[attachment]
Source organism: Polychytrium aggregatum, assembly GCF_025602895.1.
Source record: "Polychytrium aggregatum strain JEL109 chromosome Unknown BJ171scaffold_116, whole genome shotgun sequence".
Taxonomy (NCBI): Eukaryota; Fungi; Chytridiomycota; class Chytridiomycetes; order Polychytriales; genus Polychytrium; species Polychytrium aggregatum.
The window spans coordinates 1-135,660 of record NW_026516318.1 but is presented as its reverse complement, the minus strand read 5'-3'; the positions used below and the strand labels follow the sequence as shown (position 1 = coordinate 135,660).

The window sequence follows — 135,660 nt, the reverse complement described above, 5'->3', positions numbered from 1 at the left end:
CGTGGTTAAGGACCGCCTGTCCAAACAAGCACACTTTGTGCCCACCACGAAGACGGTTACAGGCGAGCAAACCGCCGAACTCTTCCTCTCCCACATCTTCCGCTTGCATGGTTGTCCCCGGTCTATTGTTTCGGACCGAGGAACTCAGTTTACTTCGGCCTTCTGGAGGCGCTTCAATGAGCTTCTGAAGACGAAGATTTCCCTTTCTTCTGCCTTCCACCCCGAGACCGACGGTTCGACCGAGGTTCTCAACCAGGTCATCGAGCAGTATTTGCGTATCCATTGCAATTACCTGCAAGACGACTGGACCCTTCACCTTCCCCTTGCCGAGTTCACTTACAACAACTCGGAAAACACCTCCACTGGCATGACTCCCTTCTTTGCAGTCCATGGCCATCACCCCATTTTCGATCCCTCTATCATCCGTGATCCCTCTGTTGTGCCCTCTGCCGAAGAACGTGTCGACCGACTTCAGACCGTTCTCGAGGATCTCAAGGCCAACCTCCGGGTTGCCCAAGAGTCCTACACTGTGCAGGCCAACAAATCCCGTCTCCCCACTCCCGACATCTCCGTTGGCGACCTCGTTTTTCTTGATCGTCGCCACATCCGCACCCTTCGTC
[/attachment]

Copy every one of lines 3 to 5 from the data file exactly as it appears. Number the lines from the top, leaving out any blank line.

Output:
Taxonomy (NCBI): Eukaryota; Fungi; Chytridiomycota; class Chytridiomycetes; order Polychytriales; genus Polychytrium; species Polychytrium aggregatum.
The window spans coordinates 1-135,660 of record NW_026516318.1 but is presented as its reverse complement, the minus strand read 5'-3'; the positions used below and the strand labels follow the sequence as shown (position 1 = coordinate 135,660).

The window sequence follows — 135,660 nt, the reverse complement described above, 5'->3', positions numbered from 1 at the left end: